Making the Most of First Connections

posted Aug 29, 2019, 2:51 PM by Ginger Bowman   [ updated Aug 30, 2019, 9:14 AM ]

New students are on campus! As new students visit your ministry and events, how do you follow up with them? Having a well defined plan for follow up is crucial to making long lasting connections. 

Keep it clear & simple. 
There are so many different ways to collect contacts now. From QR codes to Google forms, Survey Monkey and a plethora of sign up apps. No more deciphering bad handwriting on a 3x5 card! But the 3x5 card can still be effective, and is handy when your internet connection is bad. Whatever you do, make it simple and easy to sign up.

Collect key information that will make it easy to follow up with students later: name, phone number, and maybe email. Give students options for what they are most interested in. Do they want more info about the church or college ministry? Would they like to know more about who Jesus is? Would they like to study the Bible? Do they need a ride to church? Quick check boxes are an easy way for students to share their interests and give those following up a place to start the next conversation.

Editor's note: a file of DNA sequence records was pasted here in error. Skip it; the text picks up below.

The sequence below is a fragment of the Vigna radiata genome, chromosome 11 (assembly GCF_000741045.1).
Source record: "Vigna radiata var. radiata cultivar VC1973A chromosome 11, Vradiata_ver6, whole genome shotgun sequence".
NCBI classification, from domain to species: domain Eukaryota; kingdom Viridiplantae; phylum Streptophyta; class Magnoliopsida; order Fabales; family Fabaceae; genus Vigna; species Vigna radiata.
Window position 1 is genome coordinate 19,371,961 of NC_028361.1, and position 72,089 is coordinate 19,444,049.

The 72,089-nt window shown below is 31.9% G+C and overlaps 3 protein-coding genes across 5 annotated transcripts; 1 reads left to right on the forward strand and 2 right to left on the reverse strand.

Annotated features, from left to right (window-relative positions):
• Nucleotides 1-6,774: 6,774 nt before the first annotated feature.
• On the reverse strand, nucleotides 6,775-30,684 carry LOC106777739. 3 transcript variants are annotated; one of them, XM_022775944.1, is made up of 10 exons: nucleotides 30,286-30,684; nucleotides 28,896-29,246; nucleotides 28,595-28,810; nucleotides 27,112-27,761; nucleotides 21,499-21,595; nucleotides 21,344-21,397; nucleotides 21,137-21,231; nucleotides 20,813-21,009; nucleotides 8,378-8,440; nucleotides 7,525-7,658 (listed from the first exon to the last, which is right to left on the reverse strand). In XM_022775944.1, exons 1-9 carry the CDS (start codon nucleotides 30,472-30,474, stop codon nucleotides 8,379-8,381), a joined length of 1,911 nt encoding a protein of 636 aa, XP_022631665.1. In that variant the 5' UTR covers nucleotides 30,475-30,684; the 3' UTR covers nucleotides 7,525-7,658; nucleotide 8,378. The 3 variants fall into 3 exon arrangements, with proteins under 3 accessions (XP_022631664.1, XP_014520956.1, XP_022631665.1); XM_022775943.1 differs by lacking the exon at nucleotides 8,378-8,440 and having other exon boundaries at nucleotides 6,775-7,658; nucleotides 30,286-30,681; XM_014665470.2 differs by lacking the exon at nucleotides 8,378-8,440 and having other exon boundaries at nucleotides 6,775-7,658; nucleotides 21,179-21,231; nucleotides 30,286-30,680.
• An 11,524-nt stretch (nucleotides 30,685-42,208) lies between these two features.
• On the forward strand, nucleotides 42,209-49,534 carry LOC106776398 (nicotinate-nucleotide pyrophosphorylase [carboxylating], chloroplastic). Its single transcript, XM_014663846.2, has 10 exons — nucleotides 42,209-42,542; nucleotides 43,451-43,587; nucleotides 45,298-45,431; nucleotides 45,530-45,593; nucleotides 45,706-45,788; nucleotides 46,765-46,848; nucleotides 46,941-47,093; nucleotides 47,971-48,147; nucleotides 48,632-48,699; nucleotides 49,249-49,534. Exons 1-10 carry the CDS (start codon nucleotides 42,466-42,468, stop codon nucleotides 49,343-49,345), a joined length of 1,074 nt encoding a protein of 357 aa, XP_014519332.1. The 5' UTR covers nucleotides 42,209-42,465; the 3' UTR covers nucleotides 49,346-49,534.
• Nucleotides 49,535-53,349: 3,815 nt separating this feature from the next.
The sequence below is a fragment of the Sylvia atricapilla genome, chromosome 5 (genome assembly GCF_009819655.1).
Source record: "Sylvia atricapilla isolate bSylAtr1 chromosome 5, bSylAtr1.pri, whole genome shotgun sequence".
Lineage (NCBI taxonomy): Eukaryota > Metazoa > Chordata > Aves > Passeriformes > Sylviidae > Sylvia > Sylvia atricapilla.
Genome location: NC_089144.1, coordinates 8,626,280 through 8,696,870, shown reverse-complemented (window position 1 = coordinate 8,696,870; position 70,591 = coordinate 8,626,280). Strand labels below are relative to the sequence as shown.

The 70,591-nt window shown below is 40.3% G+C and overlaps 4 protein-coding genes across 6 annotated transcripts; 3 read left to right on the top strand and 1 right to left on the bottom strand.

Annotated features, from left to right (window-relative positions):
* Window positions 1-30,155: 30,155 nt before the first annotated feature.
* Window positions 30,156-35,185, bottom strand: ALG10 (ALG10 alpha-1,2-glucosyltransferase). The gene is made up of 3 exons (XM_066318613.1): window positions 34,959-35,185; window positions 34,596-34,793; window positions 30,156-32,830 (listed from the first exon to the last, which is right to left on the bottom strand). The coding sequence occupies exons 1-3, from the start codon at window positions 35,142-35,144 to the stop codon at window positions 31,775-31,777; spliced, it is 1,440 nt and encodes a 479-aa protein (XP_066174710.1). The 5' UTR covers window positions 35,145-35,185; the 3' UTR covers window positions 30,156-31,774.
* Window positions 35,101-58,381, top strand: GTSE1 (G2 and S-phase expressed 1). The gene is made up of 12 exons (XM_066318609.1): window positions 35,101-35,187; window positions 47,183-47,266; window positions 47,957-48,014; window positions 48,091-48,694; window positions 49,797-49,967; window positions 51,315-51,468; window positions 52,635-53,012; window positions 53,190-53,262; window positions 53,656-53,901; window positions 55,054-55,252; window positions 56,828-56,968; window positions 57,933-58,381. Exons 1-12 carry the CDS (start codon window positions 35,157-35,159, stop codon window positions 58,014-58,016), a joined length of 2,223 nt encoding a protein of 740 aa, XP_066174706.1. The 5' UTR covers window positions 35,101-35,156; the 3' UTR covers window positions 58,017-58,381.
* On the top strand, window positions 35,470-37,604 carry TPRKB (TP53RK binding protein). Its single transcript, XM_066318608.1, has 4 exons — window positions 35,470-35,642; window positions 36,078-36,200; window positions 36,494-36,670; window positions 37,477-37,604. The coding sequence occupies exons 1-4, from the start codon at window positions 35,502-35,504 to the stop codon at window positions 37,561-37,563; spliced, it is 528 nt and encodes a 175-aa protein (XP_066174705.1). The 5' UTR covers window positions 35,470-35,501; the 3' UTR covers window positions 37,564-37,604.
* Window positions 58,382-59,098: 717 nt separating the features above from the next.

Consider the context. 
If you're collecting information from students at a big event on campus, it's likely not many students will want to fill out anything lengthy. Use a QR code they can scan quickly on their phone to take them to the sign up form. As an incentive, consider collecting information in conjunction with a prize drawing (gift cards, thumb drives, tv, etc.). 

Commit to follow up. 
Don't let those contacts grow cold! Follow up right away with students to know if they are interested in further contact from your church. Have students help make those connections the next day if possible. Personal is better.  If you can, make a visit, or a phone call so that students can be greeted person to person. We know some students will only reply to text, but make that your last resort, and be sure it's not just a group text. Remember personal is better!  

What is your plan for follow up with new students? We would love to hear your creative ideas! Let us know on our Facebook page here.